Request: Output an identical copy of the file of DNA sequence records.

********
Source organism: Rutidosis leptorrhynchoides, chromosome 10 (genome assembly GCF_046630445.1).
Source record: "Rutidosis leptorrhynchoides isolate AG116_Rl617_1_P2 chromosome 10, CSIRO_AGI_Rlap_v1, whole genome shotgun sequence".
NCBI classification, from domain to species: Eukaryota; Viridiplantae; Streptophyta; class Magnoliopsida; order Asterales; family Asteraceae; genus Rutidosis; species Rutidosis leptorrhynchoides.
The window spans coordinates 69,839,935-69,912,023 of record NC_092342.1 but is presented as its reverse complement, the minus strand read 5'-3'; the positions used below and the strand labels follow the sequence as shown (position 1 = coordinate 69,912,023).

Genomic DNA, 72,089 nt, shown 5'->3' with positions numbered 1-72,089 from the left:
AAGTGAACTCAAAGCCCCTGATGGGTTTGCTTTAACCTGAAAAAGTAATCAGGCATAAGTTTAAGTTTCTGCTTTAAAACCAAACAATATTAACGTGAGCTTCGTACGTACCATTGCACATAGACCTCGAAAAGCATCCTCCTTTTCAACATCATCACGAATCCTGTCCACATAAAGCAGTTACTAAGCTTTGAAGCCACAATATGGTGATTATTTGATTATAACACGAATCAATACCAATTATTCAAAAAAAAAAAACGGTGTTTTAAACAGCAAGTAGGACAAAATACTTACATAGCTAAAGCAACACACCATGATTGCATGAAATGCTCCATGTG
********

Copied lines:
Source organism: Rutidosis leptorrhynchoides, chromosome 10 (genome assembly GCF_046630445.1).
Source record: "Rutidosis leptorrhynchoides isolate AG116_Rl617_1_P2 chromosome 10, CSIRO_AGI_Rlap_v1, whole genome shotgun sequence".
NCBI classification, from domain to species: Eukaryota; Viridiplantae; Streptophyta; class Magnoliopsida; order Asterales; family Asteraceae; genus Rutidosis; species Rutidosis leptorrhynchoides.
The window spans coordinates 69,839,935-69,912,023 of record NC_092342.1 but is presented as its reverse complement, the minus strand read 5'-3'; the positions used below and the strand labels follow the sequence as shown (position 1 = coordinate 69,912,023).

Genomic DNA, 72,089 nt, shown 5'->3' with positions numbered 1-72,089 from the left:
AAGTGAACTCAAAGCCCCTGATGGGTTTGCTTTAACCTGAAAAAGTAATCAGGCATAAGTTTAAGTTTCTGCTTTAAAACCAAACAATATTAACGTGAGCTTCGTACGTACCATTGCACATAGACCTCGAAAAGCATCCTCCTTTTCAACATCATCACGAATCCTGTCCACATAAAGCAGTTACTAAGCTTTGAAGCCACAATATGGTGATTATTTGATTATAACACGAATCAATACCAATTATTCAAAAAAAAAAAACGGTGTTTTAAACAGCAAGTAGGACAAAATACTTACATAGCTAAAGCAACACACCATGATTGCATGAAATGCTCCATGTG